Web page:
The cast is peerless. Anderman, a part-time West Palm Beach resident, brings every ounce of her Broadway experience and her personal connection with Albee (she starred in the original Seascape and The Lady From Dubuque.) Her skill at navigating Albee’s lush but cruelly Byzantine verbiage is amazing; she makes it seems almost effortless when it is, in fact, heavy lifting. We’ll bet the visible but stunning display of craft required will vanish within another week. Acting students (audience, don’t read this) should watch how she uses her hands, such holding them out with fingers spread as if to ward off distasteful subjects. Notice how she cocks her head or shakes her perfectly coiffed hair. Her voice is clearly a Shakespearean trained instrument. We are anxious to see her as the stern nun in Doubt at the Maltz Jupiter Theater this winter.
While Agnes is the flashiest role, the plot actually tracks Tobias’ growth. Creaghan’s perfectly-rendered Tobias is a reminder that when he returned here several years ago, he was an expert in playing these Brahmins, not the depraved or drunken creatures in American Buffalo, The Seafarer and A Behanding In Spokane. His Tobias is never a caricatured fuddy-duddy or snob, but someone for whom a smooth well-ordered existence is a virtue and a prize that has been earned. Creaghan skillfully slides Tobias along the play’s only character arc to agonized self-awareness, carrying us with him. It is likely Creaghan’s best work among season after season of terrific performances.
Radosh has long been one of our favorite actresses for her vitality, imagination and the unique reality that she invests in her characters, from her fresh take on Amanda in New Theatre’s The Glass Menagerie to the grieving woman in The Year of Magical Thinking at Women’s Theatre Project. Here, she is blessed with some terrific drunken entrances including playing an accordion and some of Albee’s most cutting witticisms. Radosh finds and combines Claire’s self-disgust and intelligence as smoothly as the liquor she swills. As a reminder of Radosh’s range, some might remember that she played Agnes in the Caldwell Theatre’s production in 2000.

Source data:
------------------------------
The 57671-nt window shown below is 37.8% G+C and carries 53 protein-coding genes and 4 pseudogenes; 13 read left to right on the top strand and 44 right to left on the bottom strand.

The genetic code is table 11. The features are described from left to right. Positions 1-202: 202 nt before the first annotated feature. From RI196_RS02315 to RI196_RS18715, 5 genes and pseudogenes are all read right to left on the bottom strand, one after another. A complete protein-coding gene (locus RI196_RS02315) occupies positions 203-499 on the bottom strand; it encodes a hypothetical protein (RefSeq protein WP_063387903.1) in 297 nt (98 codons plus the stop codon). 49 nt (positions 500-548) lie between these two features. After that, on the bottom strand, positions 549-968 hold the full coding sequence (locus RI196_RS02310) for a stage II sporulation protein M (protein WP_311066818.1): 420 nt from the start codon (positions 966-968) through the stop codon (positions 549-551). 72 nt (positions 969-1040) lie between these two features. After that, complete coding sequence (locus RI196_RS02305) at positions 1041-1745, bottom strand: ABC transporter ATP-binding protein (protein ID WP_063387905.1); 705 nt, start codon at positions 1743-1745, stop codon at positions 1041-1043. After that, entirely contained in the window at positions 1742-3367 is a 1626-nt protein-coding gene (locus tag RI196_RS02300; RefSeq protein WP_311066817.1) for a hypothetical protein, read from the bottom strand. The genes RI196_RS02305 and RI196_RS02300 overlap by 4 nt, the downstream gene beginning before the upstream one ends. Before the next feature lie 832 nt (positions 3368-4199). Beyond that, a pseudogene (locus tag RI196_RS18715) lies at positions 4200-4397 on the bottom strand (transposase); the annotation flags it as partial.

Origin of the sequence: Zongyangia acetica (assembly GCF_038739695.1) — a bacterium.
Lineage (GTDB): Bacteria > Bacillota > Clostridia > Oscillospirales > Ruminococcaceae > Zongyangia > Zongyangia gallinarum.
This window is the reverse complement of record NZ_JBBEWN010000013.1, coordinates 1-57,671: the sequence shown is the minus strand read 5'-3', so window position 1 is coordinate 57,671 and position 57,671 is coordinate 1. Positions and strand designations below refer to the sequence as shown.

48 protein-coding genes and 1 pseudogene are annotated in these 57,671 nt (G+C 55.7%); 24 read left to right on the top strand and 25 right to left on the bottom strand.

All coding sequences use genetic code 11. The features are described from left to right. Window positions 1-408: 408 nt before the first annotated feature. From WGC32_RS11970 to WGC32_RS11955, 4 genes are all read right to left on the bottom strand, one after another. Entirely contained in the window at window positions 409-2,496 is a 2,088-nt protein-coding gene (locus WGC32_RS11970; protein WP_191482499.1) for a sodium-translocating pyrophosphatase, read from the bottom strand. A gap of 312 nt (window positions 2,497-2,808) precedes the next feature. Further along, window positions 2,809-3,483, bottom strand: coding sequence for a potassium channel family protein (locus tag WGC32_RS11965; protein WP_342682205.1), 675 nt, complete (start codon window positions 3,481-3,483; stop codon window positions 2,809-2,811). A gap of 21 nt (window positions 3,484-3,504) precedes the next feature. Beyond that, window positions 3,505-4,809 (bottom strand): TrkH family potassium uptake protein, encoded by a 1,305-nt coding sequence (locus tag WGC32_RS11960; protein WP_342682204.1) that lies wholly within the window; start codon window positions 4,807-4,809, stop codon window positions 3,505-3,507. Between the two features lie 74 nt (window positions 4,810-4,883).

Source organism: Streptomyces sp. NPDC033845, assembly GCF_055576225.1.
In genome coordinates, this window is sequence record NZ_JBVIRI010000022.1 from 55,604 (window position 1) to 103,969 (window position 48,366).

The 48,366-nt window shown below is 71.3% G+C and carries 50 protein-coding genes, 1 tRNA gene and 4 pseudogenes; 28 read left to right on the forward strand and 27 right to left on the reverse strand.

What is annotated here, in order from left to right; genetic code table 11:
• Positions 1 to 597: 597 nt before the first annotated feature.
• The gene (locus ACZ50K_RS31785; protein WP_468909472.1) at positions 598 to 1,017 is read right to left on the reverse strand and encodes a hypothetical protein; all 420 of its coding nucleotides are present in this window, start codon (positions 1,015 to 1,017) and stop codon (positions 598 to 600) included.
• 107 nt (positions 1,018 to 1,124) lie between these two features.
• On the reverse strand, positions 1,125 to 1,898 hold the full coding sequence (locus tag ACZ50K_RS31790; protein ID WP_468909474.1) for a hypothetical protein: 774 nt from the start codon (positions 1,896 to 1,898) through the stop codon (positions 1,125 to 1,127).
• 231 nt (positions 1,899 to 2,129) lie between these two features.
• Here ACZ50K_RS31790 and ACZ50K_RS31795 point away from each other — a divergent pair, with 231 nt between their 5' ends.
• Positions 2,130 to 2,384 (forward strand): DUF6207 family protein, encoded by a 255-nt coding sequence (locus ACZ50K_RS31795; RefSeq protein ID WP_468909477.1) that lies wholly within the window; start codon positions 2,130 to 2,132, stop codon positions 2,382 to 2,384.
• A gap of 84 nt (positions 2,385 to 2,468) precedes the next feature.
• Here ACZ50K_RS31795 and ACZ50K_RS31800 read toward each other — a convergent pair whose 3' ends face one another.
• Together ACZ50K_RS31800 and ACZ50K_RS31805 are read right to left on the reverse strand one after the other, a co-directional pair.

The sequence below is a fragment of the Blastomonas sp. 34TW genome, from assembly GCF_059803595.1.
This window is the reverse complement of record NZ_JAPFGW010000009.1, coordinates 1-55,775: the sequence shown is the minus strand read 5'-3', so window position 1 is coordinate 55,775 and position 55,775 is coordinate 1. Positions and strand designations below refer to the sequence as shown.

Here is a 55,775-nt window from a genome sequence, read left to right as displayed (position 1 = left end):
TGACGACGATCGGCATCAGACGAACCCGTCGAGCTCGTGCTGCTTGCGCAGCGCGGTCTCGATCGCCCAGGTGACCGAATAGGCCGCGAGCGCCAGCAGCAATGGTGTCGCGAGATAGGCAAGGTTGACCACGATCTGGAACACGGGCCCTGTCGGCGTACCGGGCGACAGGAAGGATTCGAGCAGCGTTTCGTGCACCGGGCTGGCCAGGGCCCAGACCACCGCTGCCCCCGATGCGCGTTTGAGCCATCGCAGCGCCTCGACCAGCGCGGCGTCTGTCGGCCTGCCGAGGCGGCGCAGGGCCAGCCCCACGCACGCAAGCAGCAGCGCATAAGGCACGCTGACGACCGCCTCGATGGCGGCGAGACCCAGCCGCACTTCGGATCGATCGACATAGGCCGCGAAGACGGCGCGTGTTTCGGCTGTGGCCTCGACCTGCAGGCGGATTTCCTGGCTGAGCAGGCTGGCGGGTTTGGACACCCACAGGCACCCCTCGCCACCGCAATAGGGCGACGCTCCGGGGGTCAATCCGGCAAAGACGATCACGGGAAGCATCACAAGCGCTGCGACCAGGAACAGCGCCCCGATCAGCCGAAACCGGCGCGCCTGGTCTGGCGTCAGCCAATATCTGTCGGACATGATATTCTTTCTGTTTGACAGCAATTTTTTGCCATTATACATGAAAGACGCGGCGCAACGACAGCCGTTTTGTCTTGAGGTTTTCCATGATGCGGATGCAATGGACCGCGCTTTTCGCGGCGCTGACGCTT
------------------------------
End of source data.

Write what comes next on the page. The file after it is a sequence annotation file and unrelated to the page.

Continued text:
Bates, a New York actress, is fine as Julia, especially in her bewilderment that her parents don’t immediately throw over their friends for a blood relative’s needs. Donohoe, seen in Dramaworks’ The Pitmen Painters last season, is especially good in his penultimate scene the most inarticulate of the sextet (with Albee’s toughest syntax) struggles to hash out with Tobias what each should do. Turnbull, simply one of the region’s best actresses, communicates Edna’s fear, but also makes convincing Edna’s seemingly presumptuous claims on the rights of a blood-related family member.
As usual, Hayes’ physical direction is nearly invisible, which allows us to focus on the words and ideas. A devotee of Albee (this is the sixth of his works at Dramaworks), Hayes has concentrated on working with the cast to successfully decipher what they can of the tortuous script. His pacing seems to be in perfect sync with Albee’s intent, which may be a bit more stately than some audiences want but is dead right for the piece.
We should have a time-saving macro on the keyboard praising Michael Amico’s set designs. This time, he created the elegant dark wood-paneled living room of an old-money family decorated with his usual attention to detail, from the leather-bound volumes in built in bookcases to the cut-glass highballs, goblets and snifters on the bar. A nod, too, to Erin Amico’s character-revealing costumes that, while set in the 1960s, could be seen on Worth Avenue tonight.
A Delicate Balance is considered one of the last of the “early” Albee works to be critically and popularly embraced. It deservedly won him the first of his three Pulitzer Prizes in 1967. (One of the shameful scandals in Pulitzer history was the committee’s timid refusal to give any award the year that Who’s Afraid of Virginia Woolf bowed.) By this time, he had found his heightened lyrical voice, luxuriating in characters who spoke in lazy reminiscences, allusions and extended metaphors that lead Hayes to call Albee “our modern-day Shakespeare.”
If this production feels like it needs a little more development, so does any production of King Lear. The notoriously finicky and curmudgeonly Albee would be proud of this uncompromising edition.
A Delicate Balance runs through Jan. 6 at Palm Beach Dramaworks, the Don & Ann Brown Theatre, 201 Clematis St., West Palm Beach. Performances 8 p.m. Wednesday-Saturday, 2 p.m. Wednesday, Saturday, Sunday; 7 p.m. Sunday. Tickets are $10 (students) to $55. Call (561) 514-4042, ext. 2, or visit www.palmbeachdramaworks.org.
Side note: Dramaworks will host Southeastern premiere screenings of the documentary The Stages of Edward Albee at 2 p.m., 5 p.m. and 8 p.m. on Jan. 8. The film, which premiered at the Dallas Video Festival in September, looks at Albee’s life and art through interviews and readings from selected plays. In addition to Albee, the filmmakers James Dowell and John Kolomvakis interviewed playwrights John Guare, Tony Kushner and Terrence McNally, and actors Rosemary Harris, Bill Irwin, Judith Ivey, Bill Pullman, Marian Seldes and Kathleen Turner. Irwin, Pullman, Seldes and Turner also appear in readings from The Zoo Story, Who‘s Afraid of Virginia Woolf? and Three Tall Women. Tickets are $10.